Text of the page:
By Klarem Valoyes Gutierrez
Bogotá, May 19 (EFE).- Thousands of Colombians chanted “Resistance, resistance!” in the central Plaza de Bolívar in Bogotá as Congress threw out the health reform proposal over which thousands had taken to the streets on Wednesday, in the fourth national strike.
The streets of the main cities of Colombia were filled again after 22 days of demonstrations in which social pressure led the government of President Iván Duque to discard its tax reform proposal, the trigger for the massive marches since Apr. 28.
The demonstration was joined for the first time by Senator Gustavo Petro, leader of the opposition for the left-wing movement Colombia Humana, who accompanied the protesters in Bogotá asking for consensus in the negotiations between the government and the National Strike Committee that continue without results.
“They have to, at their points of resistance, elect delegates, organize coordinators by city and achieve national negotiation capacity quickly to achieve a change in social policy,” Petro, a former presidential candidate, told EFE.
The first gatherings began early in various meeting points in the capital, especially in the National Park, from where thousands of citizens started with chanting, music and dances and walked to the Plaza de Bolívar, the seat of Colombian political power.
There they celebrated that Congress discarded, with 27 votes in favor and five against, the health reform project that, once the tax reform was withdrawn, had become one of the main fuels of the demonstrations, along with an end to police brutality.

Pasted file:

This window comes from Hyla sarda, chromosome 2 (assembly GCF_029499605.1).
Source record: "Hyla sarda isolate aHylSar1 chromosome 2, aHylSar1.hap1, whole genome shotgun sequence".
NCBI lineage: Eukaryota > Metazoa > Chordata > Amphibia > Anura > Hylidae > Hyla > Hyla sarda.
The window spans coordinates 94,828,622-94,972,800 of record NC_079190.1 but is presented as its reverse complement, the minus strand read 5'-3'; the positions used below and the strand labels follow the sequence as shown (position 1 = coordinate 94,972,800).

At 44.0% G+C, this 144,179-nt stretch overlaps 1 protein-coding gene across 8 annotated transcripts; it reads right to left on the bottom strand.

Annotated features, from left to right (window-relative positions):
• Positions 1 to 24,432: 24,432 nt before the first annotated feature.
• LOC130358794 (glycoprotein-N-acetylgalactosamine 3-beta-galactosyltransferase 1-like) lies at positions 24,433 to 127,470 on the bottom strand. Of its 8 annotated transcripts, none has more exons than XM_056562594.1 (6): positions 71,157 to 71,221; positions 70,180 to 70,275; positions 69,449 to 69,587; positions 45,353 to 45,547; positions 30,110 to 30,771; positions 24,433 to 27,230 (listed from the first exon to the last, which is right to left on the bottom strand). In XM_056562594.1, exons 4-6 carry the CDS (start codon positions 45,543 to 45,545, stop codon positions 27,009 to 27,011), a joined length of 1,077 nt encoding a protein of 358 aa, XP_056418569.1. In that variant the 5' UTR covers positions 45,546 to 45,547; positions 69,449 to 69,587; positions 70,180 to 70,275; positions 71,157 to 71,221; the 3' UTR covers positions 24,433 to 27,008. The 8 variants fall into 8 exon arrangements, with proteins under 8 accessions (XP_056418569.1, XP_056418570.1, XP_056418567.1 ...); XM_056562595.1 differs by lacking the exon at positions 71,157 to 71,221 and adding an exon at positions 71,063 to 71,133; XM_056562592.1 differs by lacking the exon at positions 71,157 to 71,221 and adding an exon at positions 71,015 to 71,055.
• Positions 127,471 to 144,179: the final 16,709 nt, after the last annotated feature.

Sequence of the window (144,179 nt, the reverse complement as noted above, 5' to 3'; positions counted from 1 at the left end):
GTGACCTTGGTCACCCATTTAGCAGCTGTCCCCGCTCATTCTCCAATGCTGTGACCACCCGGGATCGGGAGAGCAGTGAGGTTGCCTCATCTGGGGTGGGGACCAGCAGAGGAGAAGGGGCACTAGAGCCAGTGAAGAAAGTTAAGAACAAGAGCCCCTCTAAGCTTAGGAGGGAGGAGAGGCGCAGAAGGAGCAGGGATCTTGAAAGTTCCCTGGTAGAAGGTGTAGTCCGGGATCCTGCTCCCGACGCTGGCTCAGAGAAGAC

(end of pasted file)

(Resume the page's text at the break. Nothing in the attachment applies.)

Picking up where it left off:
Health Minister Fernando Ruiz, had expressed his support for the initiative and came to describe the project as “totally positive and beneficial” for the country to emerge from the coronavirus pandemic “with a fairer health system.”
Ruiz defended that the reform “in no way” sought more privatizations, as the opponents of the project argued.
Presidential candidate Juan Fernando Cristo said “as anticipated, Congress buried the disastrous health reform,” considering it a “new triumph of citizen mobilization.”
Social discontent has continued uninterrupted for three weeks, with an extensive list of demands such as the cessation of police violence, which according to the NGO Temblores is responsible for 43 deaths that occurred during the marches, and greater opportunities for youth.
“The people are going to win,” thousands shouted Wednesday in the Plaza de Bolívar while waving the country’s flags.
Meanwhile, ministers, counselors, department directors and government institutes traveled to various cities for dialog with local leaders and protest organizers.
However, the meetings with the National Strike Committee remain unsuccessful as the government has conditioned the negotiation on the unblocking of the roads that have caused food and medicine shortages in some regions, while the spokesmen of the demonstrations demand measures against police brutality.
The Committee insisted Wednesday that “social problems are addressed through dialog and negotiations, with identification and prioritization of solutions, with the public presentation of arguments and not with the use of force (of the state).” EFE